MANILA: The decommissioning of 12,000 separatist fighters from the Moro Islamic Liberation Front (MILF) will start in September, a senior Philippines government adviser told Arab News on Monday.
Assistant Secretary Dickson Hermoso of the Office of the Presidential Adviser on the Peace Process said that members of the government panel implementing the Comprehensive Agreement on the Bangsamoro have begun talks with communities in the six MILF camps.
The agreement was signed by the government and the MILF in 2014, and includes ratification of the Bangsamoro Organic Law and establishment of a Bangsamoro autonomous region in Mindanao.
“There are about 40,000 Bangsamoro Islamic Armed Forces (BIAF) members due for decommissioning and this will be done in three stages,” Hermoso said.
A seven-member independent decommissioning body with representatives from Turkey, Norway, Brunei, the Philippines and the MILF will oversee the process.
Under the first stage, about 12,000 BIAF members, or 30 percent of the MILF fighting force, will be decommissioned this year.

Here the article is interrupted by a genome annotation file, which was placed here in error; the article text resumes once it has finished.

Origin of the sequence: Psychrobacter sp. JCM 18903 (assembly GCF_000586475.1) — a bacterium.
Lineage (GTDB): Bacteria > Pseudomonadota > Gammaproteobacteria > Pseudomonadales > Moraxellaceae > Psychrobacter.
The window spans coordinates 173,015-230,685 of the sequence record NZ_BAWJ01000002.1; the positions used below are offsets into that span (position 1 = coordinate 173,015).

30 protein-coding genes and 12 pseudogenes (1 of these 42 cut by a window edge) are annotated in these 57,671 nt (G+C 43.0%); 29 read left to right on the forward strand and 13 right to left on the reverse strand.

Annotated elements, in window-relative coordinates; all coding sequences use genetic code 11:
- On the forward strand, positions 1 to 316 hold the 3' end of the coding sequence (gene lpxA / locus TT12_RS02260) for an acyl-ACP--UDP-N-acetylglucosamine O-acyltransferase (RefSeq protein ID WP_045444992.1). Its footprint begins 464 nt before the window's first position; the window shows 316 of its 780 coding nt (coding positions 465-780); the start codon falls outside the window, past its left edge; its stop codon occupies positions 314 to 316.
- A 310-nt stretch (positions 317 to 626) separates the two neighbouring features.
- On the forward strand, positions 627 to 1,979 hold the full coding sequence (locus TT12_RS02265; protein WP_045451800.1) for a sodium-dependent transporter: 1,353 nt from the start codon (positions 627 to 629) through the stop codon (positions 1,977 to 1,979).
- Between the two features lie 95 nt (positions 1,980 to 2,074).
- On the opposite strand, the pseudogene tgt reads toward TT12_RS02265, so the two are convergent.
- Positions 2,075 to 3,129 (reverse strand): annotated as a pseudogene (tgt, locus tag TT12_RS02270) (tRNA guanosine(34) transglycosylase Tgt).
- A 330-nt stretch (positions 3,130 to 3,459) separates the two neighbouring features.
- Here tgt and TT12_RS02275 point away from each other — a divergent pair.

Asked when decommissioning will start, Hermoso said that “they are looking at September, but no date has been set.”
The second stage will include the decommissioning of 35 percent of BIAF members after a Bangsamoro police force is established.
Decommissioning of remaining MILF fighters will take place when the government and MILF panels have signed an exit document confirming that all their agreements have been implemented.
As chair of the joint peace and security committee, Hermoso is in charge of bringing fighters to processing centers and then returning them to their communities.
The 12,000 BIAF members have already surrendered their high-powered firearms, he said.
Experts on disarmament, demobilization and reintegration will oversee decommissioning of combatants, while joint peace and security teams will secure the processing areas.
Decommissioned fighters will be profiled to help integration into their communities.
Philippines President Rodrigo Duterte earlier approved a wide-ranging government plan to aid former combatants, their families and their communities during the transition process.
Presidential Peace Adviser Carlito Galvez Jr. said that the normalization process will address the “drivers and triggers” that breed conflict in Mindanao communities.
He said this would take place “by eliminating the conditions and vulnerabilities for potential conflict, changing the behavioral patterns and mindset of individuals and organizations, and pushing them to work to achieve harmony, interdependence, and the common good.”